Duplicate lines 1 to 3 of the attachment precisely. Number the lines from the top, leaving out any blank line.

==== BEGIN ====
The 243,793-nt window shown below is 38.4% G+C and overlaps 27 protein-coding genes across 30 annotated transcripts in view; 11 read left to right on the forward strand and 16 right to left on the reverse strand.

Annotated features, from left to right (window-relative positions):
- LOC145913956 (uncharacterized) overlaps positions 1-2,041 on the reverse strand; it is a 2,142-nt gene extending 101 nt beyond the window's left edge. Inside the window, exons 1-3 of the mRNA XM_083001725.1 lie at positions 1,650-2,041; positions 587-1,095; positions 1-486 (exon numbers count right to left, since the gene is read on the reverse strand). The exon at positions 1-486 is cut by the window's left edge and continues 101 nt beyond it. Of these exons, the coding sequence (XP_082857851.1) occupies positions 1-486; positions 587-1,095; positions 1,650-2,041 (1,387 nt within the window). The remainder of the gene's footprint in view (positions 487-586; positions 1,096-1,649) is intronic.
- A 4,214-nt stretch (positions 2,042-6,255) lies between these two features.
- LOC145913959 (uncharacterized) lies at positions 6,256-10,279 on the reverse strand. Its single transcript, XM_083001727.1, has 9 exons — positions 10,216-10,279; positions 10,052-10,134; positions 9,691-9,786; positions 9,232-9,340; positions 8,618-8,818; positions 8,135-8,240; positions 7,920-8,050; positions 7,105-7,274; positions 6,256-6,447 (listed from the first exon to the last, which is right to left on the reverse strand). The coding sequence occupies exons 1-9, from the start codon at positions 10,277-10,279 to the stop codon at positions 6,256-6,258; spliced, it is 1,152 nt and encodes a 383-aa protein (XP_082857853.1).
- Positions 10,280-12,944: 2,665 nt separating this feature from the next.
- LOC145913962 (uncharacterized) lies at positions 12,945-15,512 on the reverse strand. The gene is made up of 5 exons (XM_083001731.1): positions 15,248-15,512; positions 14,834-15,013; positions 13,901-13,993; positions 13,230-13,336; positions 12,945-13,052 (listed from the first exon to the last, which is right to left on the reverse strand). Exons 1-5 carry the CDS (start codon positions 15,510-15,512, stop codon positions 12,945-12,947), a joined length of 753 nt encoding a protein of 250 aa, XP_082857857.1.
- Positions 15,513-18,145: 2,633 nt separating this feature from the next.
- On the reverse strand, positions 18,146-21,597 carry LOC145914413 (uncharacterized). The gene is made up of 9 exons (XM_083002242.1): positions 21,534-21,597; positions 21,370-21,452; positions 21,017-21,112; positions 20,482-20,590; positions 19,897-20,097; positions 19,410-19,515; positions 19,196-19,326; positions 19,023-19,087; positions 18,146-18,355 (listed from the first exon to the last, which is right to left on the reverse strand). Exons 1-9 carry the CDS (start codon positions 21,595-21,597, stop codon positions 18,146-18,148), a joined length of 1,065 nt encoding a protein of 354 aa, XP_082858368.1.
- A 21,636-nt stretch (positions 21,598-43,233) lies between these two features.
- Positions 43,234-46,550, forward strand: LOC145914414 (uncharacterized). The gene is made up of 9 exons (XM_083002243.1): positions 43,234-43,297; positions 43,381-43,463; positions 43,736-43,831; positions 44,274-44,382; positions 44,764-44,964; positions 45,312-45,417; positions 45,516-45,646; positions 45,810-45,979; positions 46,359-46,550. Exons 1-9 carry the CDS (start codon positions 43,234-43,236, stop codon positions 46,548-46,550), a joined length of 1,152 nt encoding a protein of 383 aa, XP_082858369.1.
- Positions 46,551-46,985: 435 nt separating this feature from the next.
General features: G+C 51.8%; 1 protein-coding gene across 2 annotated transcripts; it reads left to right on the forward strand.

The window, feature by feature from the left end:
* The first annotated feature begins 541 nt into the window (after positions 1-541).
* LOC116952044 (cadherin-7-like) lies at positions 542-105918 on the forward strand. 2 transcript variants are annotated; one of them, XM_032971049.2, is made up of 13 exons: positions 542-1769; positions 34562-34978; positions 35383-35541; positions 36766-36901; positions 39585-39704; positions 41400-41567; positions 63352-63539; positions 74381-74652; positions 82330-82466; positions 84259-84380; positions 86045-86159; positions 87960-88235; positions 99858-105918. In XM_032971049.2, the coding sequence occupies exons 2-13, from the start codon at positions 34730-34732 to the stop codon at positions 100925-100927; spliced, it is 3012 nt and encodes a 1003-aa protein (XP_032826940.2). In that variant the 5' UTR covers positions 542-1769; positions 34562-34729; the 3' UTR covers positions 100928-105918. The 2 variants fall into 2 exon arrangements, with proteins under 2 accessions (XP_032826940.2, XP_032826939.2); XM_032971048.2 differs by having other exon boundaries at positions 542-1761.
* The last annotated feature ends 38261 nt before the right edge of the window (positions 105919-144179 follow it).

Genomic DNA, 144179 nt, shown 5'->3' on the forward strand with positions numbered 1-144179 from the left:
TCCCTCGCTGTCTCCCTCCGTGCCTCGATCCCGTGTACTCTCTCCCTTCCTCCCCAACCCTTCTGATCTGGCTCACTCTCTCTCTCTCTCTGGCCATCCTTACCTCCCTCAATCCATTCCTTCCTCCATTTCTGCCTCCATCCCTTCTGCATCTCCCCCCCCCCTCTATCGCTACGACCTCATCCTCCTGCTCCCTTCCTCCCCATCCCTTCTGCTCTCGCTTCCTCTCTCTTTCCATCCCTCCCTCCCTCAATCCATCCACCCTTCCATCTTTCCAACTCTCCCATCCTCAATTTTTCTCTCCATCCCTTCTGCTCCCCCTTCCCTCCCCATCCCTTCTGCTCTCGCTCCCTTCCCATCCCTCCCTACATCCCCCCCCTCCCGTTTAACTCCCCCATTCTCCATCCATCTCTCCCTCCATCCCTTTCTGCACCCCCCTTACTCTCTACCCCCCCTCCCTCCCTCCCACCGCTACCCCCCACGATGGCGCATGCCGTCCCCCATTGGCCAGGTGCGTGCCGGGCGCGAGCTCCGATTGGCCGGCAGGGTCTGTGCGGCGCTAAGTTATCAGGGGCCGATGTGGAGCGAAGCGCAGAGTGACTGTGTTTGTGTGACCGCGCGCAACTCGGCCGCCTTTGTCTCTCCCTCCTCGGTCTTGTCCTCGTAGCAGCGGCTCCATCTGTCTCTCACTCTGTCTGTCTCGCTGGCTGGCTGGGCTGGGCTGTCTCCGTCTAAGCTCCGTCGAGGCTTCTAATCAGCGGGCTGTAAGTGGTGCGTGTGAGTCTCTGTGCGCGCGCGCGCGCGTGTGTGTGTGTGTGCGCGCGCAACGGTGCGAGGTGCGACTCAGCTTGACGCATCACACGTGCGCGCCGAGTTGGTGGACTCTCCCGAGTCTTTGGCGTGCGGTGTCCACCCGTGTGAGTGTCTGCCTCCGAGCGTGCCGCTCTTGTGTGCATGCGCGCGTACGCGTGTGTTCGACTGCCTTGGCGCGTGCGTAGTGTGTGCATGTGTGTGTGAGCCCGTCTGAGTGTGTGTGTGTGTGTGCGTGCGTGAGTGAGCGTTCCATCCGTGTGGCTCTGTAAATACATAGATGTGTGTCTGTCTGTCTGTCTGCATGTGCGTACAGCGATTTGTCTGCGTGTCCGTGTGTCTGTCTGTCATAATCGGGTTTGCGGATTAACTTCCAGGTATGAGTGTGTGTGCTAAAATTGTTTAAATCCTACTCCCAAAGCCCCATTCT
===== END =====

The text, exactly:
The 243,793-nt window shown below is 38.4% G+C and overlaps 27 protein-coding genes across 30 annotated transcripts in view; 11 read left to right on the forward strand and 16 right to left on the reverse strand.

Annotated features, from left to right (window-relative positions):
- LOC145913956 (uncharacterized) overlaps positions 1-2,041 on the reverse strand; it is a 2,142-nt gene extending 101 nt beyond the window's left edge. Inside the window, exons 1-3 of the mRNA XM_083001725.1 lie at positions 1,650-2,041; positions 587-1,095; positions 1-486 (exon numbers count right to left, since the gene is read on the reverse strand). The exon at positions 1-486 is cut by the window's left edge and continues 101 nt beyond it. Of these exons, the coding sequence (XP_082857851.1) occupies positions 1-486; positions 587-1,095; positions 1,650-2,041 (1,387 nt within the window). The remainder of the gene's footprint in view (positions 487-586; positions 1,096-1,649) is intronic.